4. Understand Cost Basis & Share Lots

When you buy any amount of stock, the stock is assigned a lot number regardless of the number of shares. If you have made multiple purchases of the same stock, each purchase is assigned to a different lot number with a different cost basis (determined by the price at the time of each purchase). Consequently, each lot will have appreciated or depreciated in different amounts. Some brokerage accounts use first in, first out (FIFO) by default. If you utilize FIFO, your oldest lots will be sold first. Sometimes FIFO makes sense, but not always. Sometimes it is ideal to sell lots with the highest cost basis, which is commonly done as part of a tax-loss harvesting strategy.

Passing on assets as an inheritance can also increase your cost basis. Assets passed on to the next generation at the time of death allow your heirs to pay tax only on capital gains that occur after they inherit your property, through a one-time “step up in basis.” (5) For example, when one spouse dies, assets passed on to the surviving spouse will have a cost basis of the price of the asset on the day in which they passed. This eliminates the deceased spouse’s portion of capital gains.

We’re Here to Help

Minimizing capital gains taxes is only one component of your financial well-being. After all, having to pay capital gains taxes is a positive sign that your investment strategies are doing well. Reaching your financial goals requires a holistic approach that takes many factors into consideration. Partnering with a financial professional can help you create a plan that is optimized to reach your financial goals. Schedule a complimentary introductory call by reaching out to me at 305.723.9949 or mike.collopy@veracitycapital.com.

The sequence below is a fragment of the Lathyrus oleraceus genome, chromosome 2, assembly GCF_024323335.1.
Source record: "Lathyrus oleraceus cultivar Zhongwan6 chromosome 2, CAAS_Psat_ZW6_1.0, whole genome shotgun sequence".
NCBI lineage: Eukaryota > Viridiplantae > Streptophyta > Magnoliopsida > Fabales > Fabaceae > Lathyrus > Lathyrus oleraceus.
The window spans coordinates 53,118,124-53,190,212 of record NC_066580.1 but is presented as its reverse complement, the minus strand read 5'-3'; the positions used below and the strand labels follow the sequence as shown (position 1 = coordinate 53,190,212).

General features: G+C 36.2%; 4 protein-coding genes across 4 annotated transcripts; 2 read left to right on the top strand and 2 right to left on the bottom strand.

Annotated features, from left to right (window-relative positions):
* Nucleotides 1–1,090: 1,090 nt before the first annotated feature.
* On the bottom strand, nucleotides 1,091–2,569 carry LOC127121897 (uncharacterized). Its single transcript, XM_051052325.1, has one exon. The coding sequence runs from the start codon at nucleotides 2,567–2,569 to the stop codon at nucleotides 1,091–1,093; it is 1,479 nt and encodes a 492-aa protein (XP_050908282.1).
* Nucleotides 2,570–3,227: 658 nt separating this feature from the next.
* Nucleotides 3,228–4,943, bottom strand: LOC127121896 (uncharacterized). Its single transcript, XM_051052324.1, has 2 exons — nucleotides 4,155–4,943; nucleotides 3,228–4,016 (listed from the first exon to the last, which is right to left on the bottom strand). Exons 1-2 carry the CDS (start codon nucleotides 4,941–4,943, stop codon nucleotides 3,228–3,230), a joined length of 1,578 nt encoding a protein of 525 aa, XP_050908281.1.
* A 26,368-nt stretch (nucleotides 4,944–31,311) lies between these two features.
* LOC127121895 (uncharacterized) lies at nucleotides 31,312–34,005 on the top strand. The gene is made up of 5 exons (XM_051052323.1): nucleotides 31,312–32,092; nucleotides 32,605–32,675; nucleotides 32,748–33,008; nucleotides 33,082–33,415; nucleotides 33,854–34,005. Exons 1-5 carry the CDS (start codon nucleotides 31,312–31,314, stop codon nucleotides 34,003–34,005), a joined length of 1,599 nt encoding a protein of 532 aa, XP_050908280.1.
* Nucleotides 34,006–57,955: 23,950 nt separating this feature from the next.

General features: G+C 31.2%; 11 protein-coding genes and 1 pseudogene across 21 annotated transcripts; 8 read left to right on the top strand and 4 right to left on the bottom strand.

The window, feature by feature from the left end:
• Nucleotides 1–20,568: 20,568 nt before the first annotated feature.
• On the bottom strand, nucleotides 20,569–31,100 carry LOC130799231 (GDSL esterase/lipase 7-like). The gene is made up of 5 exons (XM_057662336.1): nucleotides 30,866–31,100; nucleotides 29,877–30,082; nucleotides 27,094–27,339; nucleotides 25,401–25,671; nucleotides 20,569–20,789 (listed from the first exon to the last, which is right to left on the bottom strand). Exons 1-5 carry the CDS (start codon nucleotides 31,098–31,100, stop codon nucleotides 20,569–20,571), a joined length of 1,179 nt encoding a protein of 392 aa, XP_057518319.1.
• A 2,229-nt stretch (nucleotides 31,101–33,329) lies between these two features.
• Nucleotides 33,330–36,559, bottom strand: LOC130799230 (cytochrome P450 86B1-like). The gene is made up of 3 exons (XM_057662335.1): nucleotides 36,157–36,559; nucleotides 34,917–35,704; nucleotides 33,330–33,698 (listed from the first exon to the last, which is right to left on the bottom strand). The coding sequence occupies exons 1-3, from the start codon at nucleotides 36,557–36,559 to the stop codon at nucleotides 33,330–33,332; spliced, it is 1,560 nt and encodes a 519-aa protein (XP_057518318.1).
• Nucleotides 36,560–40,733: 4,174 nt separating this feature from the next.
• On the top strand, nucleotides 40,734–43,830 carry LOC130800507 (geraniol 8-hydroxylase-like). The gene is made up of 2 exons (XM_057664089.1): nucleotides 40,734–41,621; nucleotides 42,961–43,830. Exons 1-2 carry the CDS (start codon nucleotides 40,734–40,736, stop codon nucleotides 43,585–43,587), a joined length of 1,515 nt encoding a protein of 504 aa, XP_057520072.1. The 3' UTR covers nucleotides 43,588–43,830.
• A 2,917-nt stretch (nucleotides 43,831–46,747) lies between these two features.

About Michael

Mike Collopy is wealth advisor and partner at Veracity Capital. As a fiduciary who puts his clients’ interests first, always, Mike is known for providing a holistic perspective on his clients’ finances. His comprehensive process first looks at the big picture of each client’s family, health, and wealth, then drills down to provide solutions for their financial needs, concerns, and goals. He’s passionate about the science of financial planning and investing and uses that to help his clients build a strong foundation for their financial life. Mike serves career-driven individuals who need professional advice to manage their wealth and maximize their opportunities, such as corporate benefits and complicated compensation packages. He considers his clients to be like family, and strives to support them and their families as they work hard for their financial future. 

Mike has a bachelor’s degree in finance from Coastal Carolina University and an MBA from The College of Saint Rose. He is also a CERTIFIED FINANCIAL PLANNER™ practitioner. When he’s not working, you can find Mike spending time with his wife and young son, often exploring the great outdoors by hiking or enjoying the beach. He likes to stay active, playing basketball and training for half marathons. Mike gives back to the community by supporting organizations dedicated to finding treatments for cystic fibrosis. To learn more about Mike, connect with him on LinkedIn.

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(1) https://www.nerdwallet.com/article/taxes/federal-income-tax-brackets

(2) https://www.irs.gov/taxtopics/tc409

(3) https://www.irs.gov/taxtopics/tc701

(4) https://www.irs.gov/taxtopics/tc409

(5) https://www.investopedia.com/terms/s/stepupinbasis.asp